Can Jamie Oliver Convince Americans to Eat Well?

The people of Huntington, W. Va., are what you'd call the salt of the earth. Also, they really like salt. And chicken nuggets. And those frozen pizzas with the little cubes of meat and spackle-like cheese. This is the problem with Huntington. Its 50,000 townsfolk love their fattening, starchy, processed junk food, and their reliance on it is the reason half of its adult population is obese, and why a report named the town the unhealthiest city in America. Enter Jamie Oliver, rakish British celebrity chef, who is credited with launching an initiative that led the British government to migrate schools from processed foods to fresher choices. The idea behind his new show, Jamie Oliver's Food Revolution, is that he can do the same thing for the entire town of Huntington.

The only problem is that while the good people of Huntington are Twinkiephiles, Doritophiles, and corndog-o-philes, they are not, apparently, Anglophiles. In the show's opening scene, Oliver stops by a local radio station to introduce himself to the town and explain his mission. Immediately, the announcer takes a defensive posture. "We don't want to sit around and eat lettuce all day," he says. "I don't think you should come in here and tell us what to do. Who made you the king?" The exchange plays on screen as juvenile as it reads here, and at first, I was baffled by the announcer's hostility. But as the show slowly reveals, it's not the lettuce the people of Huntington don't want, it's a condescending British guy telling them what to do.

Food Revolution highlights how much of the war on obesity is rooted in classism. One scene shows Oliver reacting to a newspaper article that suggests he thinks the people of Huntington are cola-swilling rubes who think an apple is just a character in the Bible. So most of his time isn't spent cooking, it's spent convincing residents he doesn't look down on them. It'll be an uphill battle. Advice on better eating isn't evaluated on the quality of the advice as much as on its source. The lower-middle class doesn't want to be lectured by a more well-off person about how easy and worthwhile upgrading one's diet is, because the immediate thought is, sure, easy for you, perhaps. When Oliver arrives in Huntington with his British accent and his crates of radicchio, he's dooming himself from the start. He's not only a rich guy, he's a rich British guy, thumbing his nose at our good, old-fashioned American preservatives.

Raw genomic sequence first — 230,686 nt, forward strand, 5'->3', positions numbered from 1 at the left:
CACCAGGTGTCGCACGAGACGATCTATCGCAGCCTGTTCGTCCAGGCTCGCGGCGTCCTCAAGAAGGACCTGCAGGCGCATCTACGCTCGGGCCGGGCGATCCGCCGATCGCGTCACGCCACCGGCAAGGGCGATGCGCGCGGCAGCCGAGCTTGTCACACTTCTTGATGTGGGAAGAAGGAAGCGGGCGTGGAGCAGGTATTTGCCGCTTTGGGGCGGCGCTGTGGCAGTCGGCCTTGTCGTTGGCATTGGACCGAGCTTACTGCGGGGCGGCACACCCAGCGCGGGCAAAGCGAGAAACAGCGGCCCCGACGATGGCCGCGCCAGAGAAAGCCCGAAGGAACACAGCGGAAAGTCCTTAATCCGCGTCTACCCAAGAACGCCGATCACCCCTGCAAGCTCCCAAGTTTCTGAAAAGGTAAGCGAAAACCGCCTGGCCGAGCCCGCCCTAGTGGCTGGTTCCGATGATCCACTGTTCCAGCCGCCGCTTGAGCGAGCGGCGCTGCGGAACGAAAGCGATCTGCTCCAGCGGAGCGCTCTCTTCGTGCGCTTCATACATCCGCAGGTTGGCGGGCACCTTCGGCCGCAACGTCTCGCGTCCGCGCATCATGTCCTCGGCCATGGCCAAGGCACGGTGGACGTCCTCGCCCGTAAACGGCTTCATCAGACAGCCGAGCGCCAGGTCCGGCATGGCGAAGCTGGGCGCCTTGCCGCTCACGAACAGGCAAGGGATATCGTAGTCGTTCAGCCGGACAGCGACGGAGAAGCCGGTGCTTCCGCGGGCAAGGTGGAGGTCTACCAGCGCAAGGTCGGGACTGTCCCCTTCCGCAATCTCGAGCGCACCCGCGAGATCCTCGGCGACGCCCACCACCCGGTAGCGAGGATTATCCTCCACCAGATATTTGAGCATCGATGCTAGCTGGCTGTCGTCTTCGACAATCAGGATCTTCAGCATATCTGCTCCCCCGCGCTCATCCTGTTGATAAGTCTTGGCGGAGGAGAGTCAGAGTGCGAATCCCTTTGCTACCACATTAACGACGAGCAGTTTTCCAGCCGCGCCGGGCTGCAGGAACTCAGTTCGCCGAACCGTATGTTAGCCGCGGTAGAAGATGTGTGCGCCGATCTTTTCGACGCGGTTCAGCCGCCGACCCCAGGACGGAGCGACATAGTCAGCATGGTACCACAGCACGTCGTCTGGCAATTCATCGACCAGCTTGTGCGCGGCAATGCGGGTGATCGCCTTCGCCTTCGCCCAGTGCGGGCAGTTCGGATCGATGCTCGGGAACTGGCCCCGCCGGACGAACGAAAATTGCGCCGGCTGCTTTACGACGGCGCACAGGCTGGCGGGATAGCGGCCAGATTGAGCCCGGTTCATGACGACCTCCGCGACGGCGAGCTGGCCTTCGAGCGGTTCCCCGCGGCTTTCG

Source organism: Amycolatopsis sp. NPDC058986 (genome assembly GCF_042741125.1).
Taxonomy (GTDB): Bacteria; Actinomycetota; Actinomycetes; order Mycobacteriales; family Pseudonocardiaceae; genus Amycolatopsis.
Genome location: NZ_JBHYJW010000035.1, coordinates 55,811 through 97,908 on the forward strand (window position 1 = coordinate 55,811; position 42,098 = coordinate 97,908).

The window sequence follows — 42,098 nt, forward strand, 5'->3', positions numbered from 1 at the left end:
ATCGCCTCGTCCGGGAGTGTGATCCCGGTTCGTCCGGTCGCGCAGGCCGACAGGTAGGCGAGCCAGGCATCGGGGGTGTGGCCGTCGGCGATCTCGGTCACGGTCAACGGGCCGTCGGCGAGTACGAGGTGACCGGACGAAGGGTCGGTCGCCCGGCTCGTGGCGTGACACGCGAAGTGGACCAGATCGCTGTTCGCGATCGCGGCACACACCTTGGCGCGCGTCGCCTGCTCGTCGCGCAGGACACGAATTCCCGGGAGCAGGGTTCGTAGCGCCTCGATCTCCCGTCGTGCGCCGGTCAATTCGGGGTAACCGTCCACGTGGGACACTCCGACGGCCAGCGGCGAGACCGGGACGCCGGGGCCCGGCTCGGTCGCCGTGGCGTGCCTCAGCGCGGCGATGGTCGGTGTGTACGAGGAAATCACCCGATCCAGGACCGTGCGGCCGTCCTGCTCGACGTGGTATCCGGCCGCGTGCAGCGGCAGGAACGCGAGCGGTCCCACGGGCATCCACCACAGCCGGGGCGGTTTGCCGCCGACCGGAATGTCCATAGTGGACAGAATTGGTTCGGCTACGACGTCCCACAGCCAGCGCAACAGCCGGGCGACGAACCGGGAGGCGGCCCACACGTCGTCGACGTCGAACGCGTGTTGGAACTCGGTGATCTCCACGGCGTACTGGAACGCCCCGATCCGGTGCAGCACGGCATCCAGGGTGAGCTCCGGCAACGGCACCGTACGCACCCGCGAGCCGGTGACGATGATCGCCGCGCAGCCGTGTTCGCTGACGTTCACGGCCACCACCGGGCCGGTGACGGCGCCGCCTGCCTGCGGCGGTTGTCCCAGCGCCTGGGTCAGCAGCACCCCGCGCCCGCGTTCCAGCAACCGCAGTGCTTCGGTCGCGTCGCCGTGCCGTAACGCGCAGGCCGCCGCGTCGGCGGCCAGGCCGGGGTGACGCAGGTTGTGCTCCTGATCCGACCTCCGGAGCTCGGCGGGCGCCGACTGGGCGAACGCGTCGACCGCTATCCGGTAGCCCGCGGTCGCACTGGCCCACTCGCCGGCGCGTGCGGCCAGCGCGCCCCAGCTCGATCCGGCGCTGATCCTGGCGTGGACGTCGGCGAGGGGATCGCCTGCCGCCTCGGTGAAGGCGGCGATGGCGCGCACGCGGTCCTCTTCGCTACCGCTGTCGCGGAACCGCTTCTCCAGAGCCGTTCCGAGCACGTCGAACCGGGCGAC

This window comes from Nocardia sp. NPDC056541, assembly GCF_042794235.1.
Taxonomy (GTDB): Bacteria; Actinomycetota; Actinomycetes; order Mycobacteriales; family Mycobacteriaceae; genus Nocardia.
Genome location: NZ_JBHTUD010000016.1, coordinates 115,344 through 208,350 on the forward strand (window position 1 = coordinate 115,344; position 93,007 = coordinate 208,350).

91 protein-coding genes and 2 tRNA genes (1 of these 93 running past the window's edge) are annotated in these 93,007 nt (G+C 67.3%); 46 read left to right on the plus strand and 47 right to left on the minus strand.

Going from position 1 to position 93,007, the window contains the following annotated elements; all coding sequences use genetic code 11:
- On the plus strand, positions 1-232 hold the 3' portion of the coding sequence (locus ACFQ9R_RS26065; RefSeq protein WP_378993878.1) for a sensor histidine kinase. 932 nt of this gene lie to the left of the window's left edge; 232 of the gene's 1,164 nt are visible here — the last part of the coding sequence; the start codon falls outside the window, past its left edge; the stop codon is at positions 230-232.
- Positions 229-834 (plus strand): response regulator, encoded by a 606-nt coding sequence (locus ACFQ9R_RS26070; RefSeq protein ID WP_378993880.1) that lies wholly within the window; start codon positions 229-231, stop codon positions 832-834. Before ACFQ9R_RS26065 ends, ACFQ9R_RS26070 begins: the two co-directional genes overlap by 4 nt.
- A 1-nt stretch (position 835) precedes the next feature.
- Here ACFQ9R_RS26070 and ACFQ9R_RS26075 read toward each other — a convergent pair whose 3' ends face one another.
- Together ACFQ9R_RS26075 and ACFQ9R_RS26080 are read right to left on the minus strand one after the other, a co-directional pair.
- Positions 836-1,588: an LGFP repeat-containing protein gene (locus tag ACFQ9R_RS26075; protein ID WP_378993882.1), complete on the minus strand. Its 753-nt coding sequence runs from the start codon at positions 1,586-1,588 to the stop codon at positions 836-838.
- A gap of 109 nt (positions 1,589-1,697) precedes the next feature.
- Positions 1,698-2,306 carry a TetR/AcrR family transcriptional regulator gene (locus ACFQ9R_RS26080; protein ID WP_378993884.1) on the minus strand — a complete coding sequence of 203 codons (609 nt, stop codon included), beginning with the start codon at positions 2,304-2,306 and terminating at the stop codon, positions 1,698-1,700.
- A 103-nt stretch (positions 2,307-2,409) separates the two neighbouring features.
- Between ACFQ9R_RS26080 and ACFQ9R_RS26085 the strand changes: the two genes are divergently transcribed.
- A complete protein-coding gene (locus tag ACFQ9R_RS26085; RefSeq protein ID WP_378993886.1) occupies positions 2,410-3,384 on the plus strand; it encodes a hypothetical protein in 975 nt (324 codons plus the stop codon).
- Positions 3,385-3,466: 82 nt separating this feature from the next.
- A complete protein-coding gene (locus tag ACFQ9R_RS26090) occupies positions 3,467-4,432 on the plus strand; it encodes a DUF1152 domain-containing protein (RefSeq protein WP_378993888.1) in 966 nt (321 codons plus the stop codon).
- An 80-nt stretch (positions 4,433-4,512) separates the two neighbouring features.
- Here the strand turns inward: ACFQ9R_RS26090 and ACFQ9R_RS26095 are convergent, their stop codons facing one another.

Of course, this is television, so by the end of the show's six-episode run, we'll be shown how the town warms to Oliver once they get to know how nice a guy he is and how mashed potatoes taste better when there are actual potatoes involved. But most of the awareness initiatives aimed at curbing obesity don't have the advantage of a television personality sticking around for weeks to offer focused attention. We quickly glance at the message and the messenger and decide whether or not to take it or leave it. Michelle Obama's mission to fight childhood obesity is a noble one, but our first lady may be too well -off and sophisticated to carry the healthful eating message to people who don't feel like she understands their lives. In order to make real inroads with obesity, we have to first consider that perhaps it's one of the few social causes that doesn't benefit from a celebrity endorsement.